Learning to speak Arabic in a week
WHAT I TRIED The language program Speak In A Week: Arabic, Week 1, by Penton Overseas, available at Kinokuniya bookshop in Dubai for Dh73. It comes with a handy flip chart with daily lessons and tips, an appendix explaining grammar and a glossary of vocabulary, plus a CD to follow along for pronunciation. WHAT I EXPECTED A fast fix: what else would one expect with a programme called Speak In A Week? I've only come a little way with my own plan - speak in a year - which basically consists of learning numbers from the shopkeepers in my corner shop (I can almost count to 100 now because they charge me in Arabic) and by learning a few relevant words or sayings a week from my Arabic-speaking colleagues. I want to take a more advanced course, but until I do, I'm trying to learn something new every day.
WHAT I EXPERIENCED Lesson 1 was pretty basic: greetings and farewells, which most native English speakers here should know by now. Lesson 2, about introductions, was more difficult, mainly because it brings in the concept of different endings depending on gender. Lesson 3 started off easy enough - please and thank you, you're welcome, pardon me - but then ended up with more complicated questions such as "do you speak Arabic?" and "what is your phone number?" That's where it lost me, mainly because I didn't have the time in my day to follow along, so I dropped it for a few days then tried to run through the other lessons on my last day. This was a mistake, because that's where things picked up to a whole new level: the concept of sun and moon letters, subject pronouns and speaking in full sentences.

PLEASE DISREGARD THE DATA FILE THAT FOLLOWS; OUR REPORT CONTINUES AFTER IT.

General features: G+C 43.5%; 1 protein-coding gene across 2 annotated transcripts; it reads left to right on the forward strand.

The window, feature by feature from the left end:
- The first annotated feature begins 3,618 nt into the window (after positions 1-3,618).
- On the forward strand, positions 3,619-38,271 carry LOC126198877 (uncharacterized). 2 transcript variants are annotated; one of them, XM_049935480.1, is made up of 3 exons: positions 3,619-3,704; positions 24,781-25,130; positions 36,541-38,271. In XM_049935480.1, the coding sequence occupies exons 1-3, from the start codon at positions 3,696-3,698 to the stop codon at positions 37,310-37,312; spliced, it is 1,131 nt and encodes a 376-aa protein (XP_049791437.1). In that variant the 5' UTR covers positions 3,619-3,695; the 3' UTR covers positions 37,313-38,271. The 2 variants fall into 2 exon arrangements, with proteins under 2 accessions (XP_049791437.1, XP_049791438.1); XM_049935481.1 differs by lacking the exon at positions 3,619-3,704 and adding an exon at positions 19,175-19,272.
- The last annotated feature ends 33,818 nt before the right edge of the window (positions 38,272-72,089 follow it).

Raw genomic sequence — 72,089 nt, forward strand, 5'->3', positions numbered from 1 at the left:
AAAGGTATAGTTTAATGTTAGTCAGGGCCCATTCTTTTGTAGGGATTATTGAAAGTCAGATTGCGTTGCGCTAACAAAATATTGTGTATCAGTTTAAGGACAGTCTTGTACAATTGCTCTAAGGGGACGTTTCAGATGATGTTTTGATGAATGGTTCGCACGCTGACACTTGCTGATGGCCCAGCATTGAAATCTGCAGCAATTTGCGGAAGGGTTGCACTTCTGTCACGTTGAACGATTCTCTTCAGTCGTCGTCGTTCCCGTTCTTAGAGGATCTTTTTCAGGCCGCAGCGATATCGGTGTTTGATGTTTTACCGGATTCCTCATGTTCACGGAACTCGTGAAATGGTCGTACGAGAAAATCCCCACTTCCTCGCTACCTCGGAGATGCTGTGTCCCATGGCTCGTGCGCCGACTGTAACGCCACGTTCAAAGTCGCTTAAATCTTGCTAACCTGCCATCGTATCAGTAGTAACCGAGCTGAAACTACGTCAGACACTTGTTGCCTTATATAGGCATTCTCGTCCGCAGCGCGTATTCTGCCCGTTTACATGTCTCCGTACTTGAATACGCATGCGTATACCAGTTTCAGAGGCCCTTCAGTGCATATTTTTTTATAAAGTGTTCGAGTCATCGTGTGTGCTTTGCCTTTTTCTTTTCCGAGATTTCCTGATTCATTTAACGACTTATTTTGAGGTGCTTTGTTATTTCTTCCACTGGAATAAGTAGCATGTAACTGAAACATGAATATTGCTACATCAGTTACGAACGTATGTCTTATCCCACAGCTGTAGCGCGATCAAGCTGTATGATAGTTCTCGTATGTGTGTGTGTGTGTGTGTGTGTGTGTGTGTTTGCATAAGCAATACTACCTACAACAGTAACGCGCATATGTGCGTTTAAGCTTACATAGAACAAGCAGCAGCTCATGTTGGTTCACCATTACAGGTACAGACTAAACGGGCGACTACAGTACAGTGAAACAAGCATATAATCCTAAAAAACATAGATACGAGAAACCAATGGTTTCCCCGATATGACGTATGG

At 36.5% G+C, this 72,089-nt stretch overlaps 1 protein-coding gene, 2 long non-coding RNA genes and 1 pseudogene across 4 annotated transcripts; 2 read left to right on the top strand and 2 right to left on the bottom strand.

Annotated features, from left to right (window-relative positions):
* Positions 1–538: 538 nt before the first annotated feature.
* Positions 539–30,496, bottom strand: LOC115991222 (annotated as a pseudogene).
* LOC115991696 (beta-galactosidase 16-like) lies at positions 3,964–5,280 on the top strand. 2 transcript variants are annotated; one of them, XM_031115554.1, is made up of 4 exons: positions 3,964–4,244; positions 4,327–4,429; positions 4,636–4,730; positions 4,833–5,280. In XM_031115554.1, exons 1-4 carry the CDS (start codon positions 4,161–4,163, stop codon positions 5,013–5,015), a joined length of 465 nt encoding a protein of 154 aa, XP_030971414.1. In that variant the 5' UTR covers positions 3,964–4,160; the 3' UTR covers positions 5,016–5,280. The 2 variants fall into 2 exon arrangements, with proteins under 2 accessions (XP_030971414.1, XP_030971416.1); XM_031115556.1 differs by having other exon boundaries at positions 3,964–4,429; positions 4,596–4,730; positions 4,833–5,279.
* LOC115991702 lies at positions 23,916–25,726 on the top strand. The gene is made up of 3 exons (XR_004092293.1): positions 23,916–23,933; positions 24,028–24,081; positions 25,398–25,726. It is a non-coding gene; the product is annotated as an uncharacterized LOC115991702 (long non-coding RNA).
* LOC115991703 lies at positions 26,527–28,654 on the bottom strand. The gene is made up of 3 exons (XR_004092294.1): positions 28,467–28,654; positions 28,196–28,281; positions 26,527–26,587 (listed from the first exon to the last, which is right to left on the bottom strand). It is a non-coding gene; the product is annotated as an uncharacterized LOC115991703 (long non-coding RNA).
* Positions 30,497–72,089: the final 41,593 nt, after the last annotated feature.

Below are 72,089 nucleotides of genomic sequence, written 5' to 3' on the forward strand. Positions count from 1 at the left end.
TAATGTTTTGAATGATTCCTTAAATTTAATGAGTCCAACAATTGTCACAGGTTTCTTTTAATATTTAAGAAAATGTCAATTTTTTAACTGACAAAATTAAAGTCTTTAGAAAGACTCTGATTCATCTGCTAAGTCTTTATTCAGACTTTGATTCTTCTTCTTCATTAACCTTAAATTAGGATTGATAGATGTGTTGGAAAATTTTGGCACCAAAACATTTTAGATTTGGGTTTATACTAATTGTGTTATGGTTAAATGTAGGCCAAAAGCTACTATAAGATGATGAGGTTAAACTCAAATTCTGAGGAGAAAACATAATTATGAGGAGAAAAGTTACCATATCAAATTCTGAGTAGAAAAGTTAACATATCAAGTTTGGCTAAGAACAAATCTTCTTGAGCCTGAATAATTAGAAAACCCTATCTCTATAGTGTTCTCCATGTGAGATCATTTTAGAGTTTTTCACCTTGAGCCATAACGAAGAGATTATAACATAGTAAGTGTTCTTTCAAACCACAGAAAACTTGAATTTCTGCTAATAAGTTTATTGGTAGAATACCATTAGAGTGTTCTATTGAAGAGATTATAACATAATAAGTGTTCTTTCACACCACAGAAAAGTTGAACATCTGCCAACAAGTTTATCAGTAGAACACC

THE FINAL VERDICT I did learn a few things that impressed some of my informal tutors: "tasharrafna" ("nice to meet you") and "anaa sahafiia" ("I am a journalist"). It helps to review your previous lessons every day and to practise with people who speak Arabic: it's a good icebreaker, at the very least. Speak In A Week is a good lesson in the basics, but it made me realise that to advance to a higher level, it's time for some serious study in the classroom.
Updated: August 29, 2009 04:00 AM